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    « Video Interview: Iraqi Militants Intercepting Drone Video Feeds with $26 Software | Main | American Airlines Flight 331 Crashes after Long Landing at Kingston, Jamaica Airport; Downwind Landing May Have Been a Factor »

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    Sylvia

    Oh how awful! And almost 400 hours experience, how *could* he take off into that?

    I got trapped in France for three days once, with family, paying for hotel bills and wishing the clouds would clear. I will admit that the pressure of get-home-itis was mounting each morning as I checked the TAF. But I also knew there was the option of abandoning the Saratoga and getting a commercial flight if it really didn't improve and I never considered a VFR on top attempt which it sounds like he must have been planning.

    I suppose my decisions were helped by the fact that I was flying North and had a water crossing to take into account but although I really wanted to get everyone back to England, I could never imagine taking off into IMC in hopes of an improvement!

    Syed Mohammad Husain

    This is murder. Please have some instrument proficiency/certification incorporated in the basic license. There is no VFR flying certainty anywhere once airborne.
    I wrote three years back about being caught in the open in a cross country in fast moving weather with no radio contact(possible).

    JDW

    I disagree with Syed. There is VFR certainty if you take off into, and stay in, VFR conditions. If you decide to fly a long cross-country as a non-instrument rated pilot and you run into bad weather, then you must land while still in VFR conditions and wait out the weather.
    Also, instrument proficiency is a part of obtaining your private pilot rating. The regs require 3 hours of simulated or actual instrument time. I presume this is required so that in case you do accidentally fly into IMC, you can do a 180 and get back out of it without killing yourself.
    This accident was an easily preventable tragedy (and should be viewed as Darwin at work). No need for more laws and regulations!

    Max Trescott

    JDW, I agree, VFR flight can be completed safely under some circumstances. That's apparent to those of us who live in CA where the weather is VFR 97% of the time.
    One point on the 3 hours. While the original idea might have been to give people enough skills to do a 180, it may also have a negative effect. And that's to give people the False impression that because they did 3 hours under the hood that they don't need to worry about blundering into the clouds because they think they are Capable in doing a 180 in the clouds. 3 hours is nothing compared to the 40 hours needed to get an instrument rating and I wonder if we gave private pilots no instrument training if they'd understand better that they truly are Not equipped to fly in the clouds. This might make them less complacent about accidentally flying into a cloud.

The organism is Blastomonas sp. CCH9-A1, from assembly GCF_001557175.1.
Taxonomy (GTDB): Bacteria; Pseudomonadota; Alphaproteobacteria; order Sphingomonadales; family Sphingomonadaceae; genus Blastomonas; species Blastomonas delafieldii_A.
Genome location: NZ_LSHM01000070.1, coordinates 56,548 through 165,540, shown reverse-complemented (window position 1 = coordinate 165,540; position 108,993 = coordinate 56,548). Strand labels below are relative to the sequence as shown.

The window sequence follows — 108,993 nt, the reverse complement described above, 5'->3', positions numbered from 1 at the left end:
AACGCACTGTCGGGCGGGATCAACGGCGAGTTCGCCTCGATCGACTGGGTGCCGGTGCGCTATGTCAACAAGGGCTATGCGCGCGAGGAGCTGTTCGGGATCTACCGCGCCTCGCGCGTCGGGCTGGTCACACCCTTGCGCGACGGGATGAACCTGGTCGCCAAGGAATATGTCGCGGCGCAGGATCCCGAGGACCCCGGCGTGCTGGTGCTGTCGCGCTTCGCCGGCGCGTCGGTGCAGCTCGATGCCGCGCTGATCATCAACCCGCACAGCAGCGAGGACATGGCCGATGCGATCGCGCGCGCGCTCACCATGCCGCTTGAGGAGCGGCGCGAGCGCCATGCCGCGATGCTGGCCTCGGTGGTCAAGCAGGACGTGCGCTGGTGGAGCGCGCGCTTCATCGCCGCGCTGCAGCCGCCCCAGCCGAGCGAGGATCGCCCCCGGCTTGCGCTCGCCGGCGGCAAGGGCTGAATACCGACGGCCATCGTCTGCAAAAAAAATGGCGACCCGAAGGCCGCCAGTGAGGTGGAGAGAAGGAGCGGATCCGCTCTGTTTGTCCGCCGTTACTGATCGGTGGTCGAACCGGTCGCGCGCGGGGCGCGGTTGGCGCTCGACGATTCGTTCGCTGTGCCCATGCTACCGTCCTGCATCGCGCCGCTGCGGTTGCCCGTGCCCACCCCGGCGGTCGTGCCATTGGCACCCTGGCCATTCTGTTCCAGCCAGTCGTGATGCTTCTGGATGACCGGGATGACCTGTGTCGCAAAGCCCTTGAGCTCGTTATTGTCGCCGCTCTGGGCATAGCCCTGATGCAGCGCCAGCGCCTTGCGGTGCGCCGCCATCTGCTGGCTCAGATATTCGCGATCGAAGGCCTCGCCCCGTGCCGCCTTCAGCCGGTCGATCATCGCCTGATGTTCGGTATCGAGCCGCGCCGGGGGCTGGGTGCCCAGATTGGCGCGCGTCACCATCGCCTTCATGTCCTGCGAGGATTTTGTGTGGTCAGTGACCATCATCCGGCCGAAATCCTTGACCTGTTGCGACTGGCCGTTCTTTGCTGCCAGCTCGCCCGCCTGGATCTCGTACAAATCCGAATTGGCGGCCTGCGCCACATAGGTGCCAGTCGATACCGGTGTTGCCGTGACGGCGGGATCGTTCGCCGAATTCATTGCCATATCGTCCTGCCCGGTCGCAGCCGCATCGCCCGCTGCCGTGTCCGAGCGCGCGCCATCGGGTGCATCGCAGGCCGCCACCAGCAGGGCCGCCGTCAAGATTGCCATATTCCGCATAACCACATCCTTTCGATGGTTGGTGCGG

Sylvia

    They've taken the instrument proficiency out of the JAR PPL for exactly the reasons you describe, Max. Instead, it is reiterated time and time again to avoid ever getting into a position where you are at risk of flying into IMC.

    What I don't know is whether anyone has actually compared stats before and after.

    Patrick Flannigan

    I can't imagine taking off VFR in such conditions. Even on an ILS I'm always surprised to see the runway appear under such conditions.

    The report indicated that the weather was actually below minimums for the instrument approach going back into that airport: for airline operations we would actually require a takeoff alternate in these conditions. Accident waiting to happen for sure.

    In response to Max - I understand your point of view on removing the 3 hours of IFR training, but I would rather err in the opposite direction. I'd rather be overconfident and somewhat prepared for IMC than caught off guard when/if I got myself into a pickle. If anything, require a bit more hood time.

    But let me be clear - I would not advocate any changes unless accidental IMC becomes a dominant factor in GA accidents. Tackle the biggest problems first.

    The comments to this entry are closed.

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